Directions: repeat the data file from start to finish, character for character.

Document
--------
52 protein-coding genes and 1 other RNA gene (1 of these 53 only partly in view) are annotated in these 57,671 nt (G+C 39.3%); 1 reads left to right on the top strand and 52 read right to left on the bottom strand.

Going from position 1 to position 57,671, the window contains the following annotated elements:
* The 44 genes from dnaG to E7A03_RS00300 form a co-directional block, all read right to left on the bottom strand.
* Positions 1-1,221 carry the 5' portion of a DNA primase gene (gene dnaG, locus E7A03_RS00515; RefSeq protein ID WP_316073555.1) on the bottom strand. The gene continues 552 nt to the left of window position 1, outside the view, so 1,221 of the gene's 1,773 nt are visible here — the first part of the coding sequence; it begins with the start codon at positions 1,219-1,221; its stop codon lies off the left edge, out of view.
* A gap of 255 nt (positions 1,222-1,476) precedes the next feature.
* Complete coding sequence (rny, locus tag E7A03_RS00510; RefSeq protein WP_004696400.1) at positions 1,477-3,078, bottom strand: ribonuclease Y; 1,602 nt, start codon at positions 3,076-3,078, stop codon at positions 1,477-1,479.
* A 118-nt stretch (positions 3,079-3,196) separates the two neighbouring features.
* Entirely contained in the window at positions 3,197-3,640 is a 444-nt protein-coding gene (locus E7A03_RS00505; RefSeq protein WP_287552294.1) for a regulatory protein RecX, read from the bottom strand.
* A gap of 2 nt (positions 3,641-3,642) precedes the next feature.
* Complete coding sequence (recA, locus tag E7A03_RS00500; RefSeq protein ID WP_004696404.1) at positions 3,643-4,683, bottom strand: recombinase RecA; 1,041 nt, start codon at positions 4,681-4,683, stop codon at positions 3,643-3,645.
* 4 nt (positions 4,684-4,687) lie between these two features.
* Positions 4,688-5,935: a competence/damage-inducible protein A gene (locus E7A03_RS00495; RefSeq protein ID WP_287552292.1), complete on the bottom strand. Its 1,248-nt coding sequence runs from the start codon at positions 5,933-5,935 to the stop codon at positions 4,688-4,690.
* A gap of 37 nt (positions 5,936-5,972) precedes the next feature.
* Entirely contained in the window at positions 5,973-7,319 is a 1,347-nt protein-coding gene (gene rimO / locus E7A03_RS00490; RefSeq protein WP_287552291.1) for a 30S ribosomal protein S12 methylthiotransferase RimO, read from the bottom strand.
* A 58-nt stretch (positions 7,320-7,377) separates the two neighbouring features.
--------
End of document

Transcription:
52 protein-coding genes and 1 other RNA gene (1 of these 53 only partly in view) are annotated in these 57,671 nt (G+C 39.3%); 1 reads left to right on the top strand and 52 read right to left on the bottom strand.

Going from position 1 to position 57,671, the window contains the following annotated elements:
* The 44 genes from dnaG to E7A03_RS00300 form a co-directional block, all read right to left on the bottom strand.
* Positions 1-1,221 carry the 5' portion of a DNA primase gene (gene dnaG, locus E7A03_RS00515; RefSeq protein ID WP_316073555.1) on the bottom strand. The gene continues 552 nt to the left of window position 1, outside the view, so 1,221 of the gene's 1,773 nt are visible here — the first part of the coding sequence; it begins with the start codon at positions 1,219-1,221; its stop codon lies off the left edge, out of view.
* A gap of 255 nt (positions 1,222-1,476) precedes the next feature.
* Complete coding sequence (rny, locus tag E7A03_RS00510; RefSeq protein WP_004696400.1) at positions 1,477-3,078, bottom strand: ribonuclease Y; 1,602 nt, start codon at positions 3,076-3,078, stop codon at positions 1,477-1,479.
* A 118-nt stretch (positions 3,079-3,196) separates the two neighbouring features.
* Entirely contained in the window at positions 3,197-3,640 is a 444-nt protein-coding gene (locus E7A03_RS00505; RefSeq protein WP_287552294.1) for a regulatory protein RecX, read from the bottom strand.
* A gap of 2 nt (positions 3,641-3,642) precedes the next feature.
* Complete coding sequence (recA, locus tag E7A03_RS00500; RefSeq protein ID WP_004696404.1) at positions 3,643-4,683, bottom strand: recombinase RecA; 1,041 nt, start codon at positions 4,681-4,683, stop codon at positions 3,643-3,645.
* 4 nt (positions 4,684-4,687) lie between these two features.
* Positions 4,688-5,935: a competence/damage-inducible protein A gene (locus E7A03_RS00495; RefSeq protein ID WP_287552292.1), complete on the bottom strand. Its 1,248-nt coding sequence runs from the start codon at positions 5,933-5,935 to the stop codon at positions 4,688-4,690.
* A gap of 37 nt (positions 5,936-5,972) precedes the next feature.
* Entirely contained in the window at positions 5,973-7,319 is a 1,347-nt protein-coding gene (gene rimO / locus E7A03_RS00490; RefSeq protein WP_287552291.1) for a 30S ribosomal protein S12 methylthiotransferase RimO, read from the bottom strand.
* A 58-nt stretch (positions 7,320-7,377) separates the two neighbouring features.